One of my favorite names! I met an Aya at a concert for the band YAY - she pointed out to me and the band members that it was her name flipped. Perhaps that’s why she attended?

Apolline (called “Apo” or “Apple”)
I was introduced to la belle Apolline while working with her a hostel in Ehime prefecture. Another worker told me her nickname was “Apo,” which I misheard as “Apple”. I definitely think that name-nickname set could work in the US! Note: the Japanese word for apple is ringo, and my boyfriend began referring to Apolline as “Ringo-chan,” much to the delight of our Japanese hosts.

A new Turkish friend told me her name meaning via email before I even asked - of COURSE we became friends. It means “origin,” and is used for girls in Turkey. She apparently gets called Ashley a lot, though.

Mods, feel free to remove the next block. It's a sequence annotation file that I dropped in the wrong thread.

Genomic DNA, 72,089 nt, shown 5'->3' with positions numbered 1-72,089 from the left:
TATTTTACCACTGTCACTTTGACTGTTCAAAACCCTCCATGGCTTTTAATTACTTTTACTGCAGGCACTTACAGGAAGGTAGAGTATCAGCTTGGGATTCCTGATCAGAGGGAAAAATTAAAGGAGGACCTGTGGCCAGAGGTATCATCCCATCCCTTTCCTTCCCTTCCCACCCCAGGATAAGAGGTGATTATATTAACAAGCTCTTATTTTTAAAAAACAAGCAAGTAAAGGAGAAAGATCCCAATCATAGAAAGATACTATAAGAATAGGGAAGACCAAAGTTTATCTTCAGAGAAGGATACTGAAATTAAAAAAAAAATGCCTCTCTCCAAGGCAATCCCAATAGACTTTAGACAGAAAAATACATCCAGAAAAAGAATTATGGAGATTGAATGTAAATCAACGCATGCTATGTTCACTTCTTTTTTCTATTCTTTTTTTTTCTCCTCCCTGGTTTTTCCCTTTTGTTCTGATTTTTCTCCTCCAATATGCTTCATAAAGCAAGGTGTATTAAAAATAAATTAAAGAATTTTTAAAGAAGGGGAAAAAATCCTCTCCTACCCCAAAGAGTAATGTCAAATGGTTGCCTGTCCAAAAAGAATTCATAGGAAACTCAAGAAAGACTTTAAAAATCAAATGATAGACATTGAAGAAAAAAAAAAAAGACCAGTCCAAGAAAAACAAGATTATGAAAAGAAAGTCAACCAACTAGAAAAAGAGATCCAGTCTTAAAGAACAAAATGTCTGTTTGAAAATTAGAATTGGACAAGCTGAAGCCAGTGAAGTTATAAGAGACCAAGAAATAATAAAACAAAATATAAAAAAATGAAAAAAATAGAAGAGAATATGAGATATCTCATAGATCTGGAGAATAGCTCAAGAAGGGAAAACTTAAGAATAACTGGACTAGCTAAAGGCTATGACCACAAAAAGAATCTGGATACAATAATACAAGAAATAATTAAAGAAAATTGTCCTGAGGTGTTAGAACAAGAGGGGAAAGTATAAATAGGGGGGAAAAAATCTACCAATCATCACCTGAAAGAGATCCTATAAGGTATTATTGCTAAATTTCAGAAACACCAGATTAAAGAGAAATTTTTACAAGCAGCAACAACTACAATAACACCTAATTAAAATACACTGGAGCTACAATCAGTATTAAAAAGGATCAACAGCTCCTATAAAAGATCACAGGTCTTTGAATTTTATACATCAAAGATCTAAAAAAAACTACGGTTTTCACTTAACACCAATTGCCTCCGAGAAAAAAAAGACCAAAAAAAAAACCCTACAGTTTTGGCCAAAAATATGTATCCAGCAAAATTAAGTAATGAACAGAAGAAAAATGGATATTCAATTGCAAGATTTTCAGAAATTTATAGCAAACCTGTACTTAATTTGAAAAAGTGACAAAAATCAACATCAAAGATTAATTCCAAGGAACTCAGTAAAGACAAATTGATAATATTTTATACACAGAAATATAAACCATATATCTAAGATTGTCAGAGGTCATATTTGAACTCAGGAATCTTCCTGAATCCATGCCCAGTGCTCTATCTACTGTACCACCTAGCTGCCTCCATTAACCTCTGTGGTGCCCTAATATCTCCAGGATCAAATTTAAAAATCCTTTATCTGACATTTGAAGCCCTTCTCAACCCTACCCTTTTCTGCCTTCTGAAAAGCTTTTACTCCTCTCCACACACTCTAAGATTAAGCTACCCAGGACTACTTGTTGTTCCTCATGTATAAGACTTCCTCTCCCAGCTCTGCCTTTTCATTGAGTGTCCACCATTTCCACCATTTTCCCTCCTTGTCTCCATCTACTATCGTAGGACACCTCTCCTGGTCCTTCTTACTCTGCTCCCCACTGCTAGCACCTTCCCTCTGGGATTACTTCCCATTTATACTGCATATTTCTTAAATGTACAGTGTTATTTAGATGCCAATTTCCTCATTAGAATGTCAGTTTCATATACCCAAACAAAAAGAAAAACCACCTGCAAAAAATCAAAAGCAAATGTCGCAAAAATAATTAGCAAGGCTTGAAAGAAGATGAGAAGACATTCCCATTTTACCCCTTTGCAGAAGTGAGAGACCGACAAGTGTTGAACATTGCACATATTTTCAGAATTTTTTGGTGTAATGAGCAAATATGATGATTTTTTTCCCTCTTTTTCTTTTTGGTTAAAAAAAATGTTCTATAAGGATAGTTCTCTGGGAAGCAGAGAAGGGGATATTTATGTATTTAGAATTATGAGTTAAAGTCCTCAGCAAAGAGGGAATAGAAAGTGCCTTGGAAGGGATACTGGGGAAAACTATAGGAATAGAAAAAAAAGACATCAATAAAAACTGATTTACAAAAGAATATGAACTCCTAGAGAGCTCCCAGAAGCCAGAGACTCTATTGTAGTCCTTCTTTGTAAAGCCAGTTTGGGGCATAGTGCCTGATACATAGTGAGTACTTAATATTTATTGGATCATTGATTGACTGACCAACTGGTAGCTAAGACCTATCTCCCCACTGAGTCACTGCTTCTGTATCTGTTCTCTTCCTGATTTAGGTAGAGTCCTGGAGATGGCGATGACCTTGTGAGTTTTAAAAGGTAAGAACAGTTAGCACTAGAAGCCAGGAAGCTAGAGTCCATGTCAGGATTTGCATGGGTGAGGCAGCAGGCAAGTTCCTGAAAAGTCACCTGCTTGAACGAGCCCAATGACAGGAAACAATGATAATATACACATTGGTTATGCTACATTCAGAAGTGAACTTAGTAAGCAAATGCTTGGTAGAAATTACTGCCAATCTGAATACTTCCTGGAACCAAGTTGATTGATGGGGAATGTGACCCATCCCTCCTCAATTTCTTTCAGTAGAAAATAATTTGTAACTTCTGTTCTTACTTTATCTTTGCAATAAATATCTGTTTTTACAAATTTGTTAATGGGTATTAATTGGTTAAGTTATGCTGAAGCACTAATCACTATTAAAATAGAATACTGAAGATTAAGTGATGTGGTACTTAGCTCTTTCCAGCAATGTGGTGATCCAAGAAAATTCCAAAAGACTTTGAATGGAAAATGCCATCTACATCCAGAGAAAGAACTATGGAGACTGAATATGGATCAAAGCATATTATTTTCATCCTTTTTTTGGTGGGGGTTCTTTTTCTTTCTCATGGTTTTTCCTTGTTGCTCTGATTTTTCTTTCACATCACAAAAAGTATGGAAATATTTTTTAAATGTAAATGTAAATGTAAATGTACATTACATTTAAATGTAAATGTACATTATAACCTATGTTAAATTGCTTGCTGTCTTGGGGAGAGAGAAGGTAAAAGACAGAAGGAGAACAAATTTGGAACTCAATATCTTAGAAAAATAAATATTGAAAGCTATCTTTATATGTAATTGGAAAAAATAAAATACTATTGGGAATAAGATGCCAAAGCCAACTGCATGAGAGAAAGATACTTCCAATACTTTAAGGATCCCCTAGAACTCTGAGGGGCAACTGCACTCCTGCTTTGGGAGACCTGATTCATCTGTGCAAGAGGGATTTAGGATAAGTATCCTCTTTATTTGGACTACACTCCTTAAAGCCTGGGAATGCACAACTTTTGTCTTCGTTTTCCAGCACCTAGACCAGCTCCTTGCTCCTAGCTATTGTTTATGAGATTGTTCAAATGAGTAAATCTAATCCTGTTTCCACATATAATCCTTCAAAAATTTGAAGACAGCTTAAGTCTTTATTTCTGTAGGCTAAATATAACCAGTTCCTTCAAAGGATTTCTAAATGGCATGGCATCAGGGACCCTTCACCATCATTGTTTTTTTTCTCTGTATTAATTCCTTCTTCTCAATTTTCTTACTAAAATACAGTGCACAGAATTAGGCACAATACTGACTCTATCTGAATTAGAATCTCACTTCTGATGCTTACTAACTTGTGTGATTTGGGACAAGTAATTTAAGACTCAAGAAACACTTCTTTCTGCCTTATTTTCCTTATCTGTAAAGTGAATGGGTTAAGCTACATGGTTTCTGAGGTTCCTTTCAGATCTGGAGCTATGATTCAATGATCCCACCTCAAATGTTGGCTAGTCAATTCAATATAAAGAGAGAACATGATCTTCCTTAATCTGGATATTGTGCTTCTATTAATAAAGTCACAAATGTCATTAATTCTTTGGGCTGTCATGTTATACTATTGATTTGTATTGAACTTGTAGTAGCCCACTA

Youhei, Kouhei, and Kyouhei
Three of our hosts in Ehime had VERY similar names, listed above - one of them joked we could call them all “The Hei’s.”

Twins: Sydney (f) and Tucker (m)
Their mom was ahead of the curve - these two are 25 years old, but their names sound incredibly modern. I like that the names fit well together but don’t feel matchy-matchy. Sydney recently had a baby girl named Maeve - a very stylish choice.

Yvanne (Yiwan)
While her official name is Yiwan, meaning “beautiful cloud” in Chinese, Yiwan told me that she goes by Yvanne when working with English speakers since it’s easier for them. But once I heard her name’s meaning, I had to call her Yiwan!

While in Osaka, I met a friendly Frenchwoman named Nadia - which intrigued me, since I thought that the name wasn’t popular in France (checking the data, that’s an incorrect assumption!) She told me that she was named after Nadia Comăneci, the first gymnast to score a perfect 10 at the Olympics. So cool!

Momen Morgan